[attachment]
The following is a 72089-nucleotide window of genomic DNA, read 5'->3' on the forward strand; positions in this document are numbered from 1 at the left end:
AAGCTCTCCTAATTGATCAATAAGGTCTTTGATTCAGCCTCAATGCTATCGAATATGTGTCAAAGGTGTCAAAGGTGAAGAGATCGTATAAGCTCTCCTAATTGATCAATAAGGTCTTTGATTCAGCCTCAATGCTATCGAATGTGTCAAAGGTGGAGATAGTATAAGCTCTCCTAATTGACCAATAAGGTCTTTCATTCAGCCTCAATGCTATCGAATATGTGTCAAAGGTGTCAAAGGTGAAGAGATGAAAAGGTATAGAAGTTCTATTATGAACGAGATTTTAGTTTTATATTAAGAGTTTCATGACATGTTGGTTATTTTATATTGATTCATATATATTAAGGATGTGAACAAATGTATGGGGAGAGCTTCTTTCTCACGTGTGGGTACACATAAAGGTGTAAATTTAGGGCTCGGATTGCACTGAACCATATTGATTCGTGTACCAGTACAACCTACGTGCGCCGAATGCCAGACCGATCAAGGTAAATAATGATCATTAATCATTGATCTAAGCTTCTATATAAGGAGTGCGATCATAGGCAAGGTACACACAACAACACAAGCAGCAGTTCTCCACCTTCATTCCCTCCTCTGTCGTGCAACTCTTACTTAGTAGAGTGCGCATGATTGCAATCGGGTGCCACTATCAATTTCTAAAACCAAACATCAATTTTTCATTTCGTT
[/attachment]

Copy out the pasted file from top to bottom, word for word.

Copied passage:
The following is a 72089-nucleotide window of genomic DNA, read 5'->3' on the forward strand; positions in this document are numbered from 1 at the left end:
AAGCTCTCCTAATTGATCAATAAGGTCTTTGATTCAGCCTCAATGCTATCGAATATGTGTCAAAGGTGTCAAAGGTGAAGAGATCGTATAAGCTCTCCTAATTGATCAATAAGGTCTTTGATTCAGCCTCAATGCTATCGAATGTGTCAAAGGTGGAGATAGTATAAGCTCTCCTAATTGACCAATAAGGTCTTTCATTCAGCCTCAATGCTATCGAATATGTGTCAAAGGTGTCAAAGGTGAAGAGATGAAAAGGTATAGAAGTTCTATTATGAACGAGATTTTAGTTTTATATTAAGAGTTTCATGACATGTTGGTTATTTTATATTGATTCATATATATTAAGGATGTGAACAAATGTATGGGGAGAGCTTCTTTCTCACGTGTGGGTACACATAAAGGTGTAAATTTAGGGCTCGGATTGCACTGAACCATATTGATTCGTGTACCAGTACAACCTACGTGCGCCGAATGCCAGACCGATCAAGGTAAATAATGATCATTAATCATTGATCTAAGCTTCTATATAAGGAGTGCGATCATAGGCAAGGTACACACAACAACACAAGCAGCAGTTCTCCACCTTCATTCCCTCCTCTGTCGTGCAACTCTTACTTAGTAGAGTGCGCATGATTGCAATCGGGTGCCACTATCAATTTCTAAAACCAAACATCAATTTTTCATTTCGTT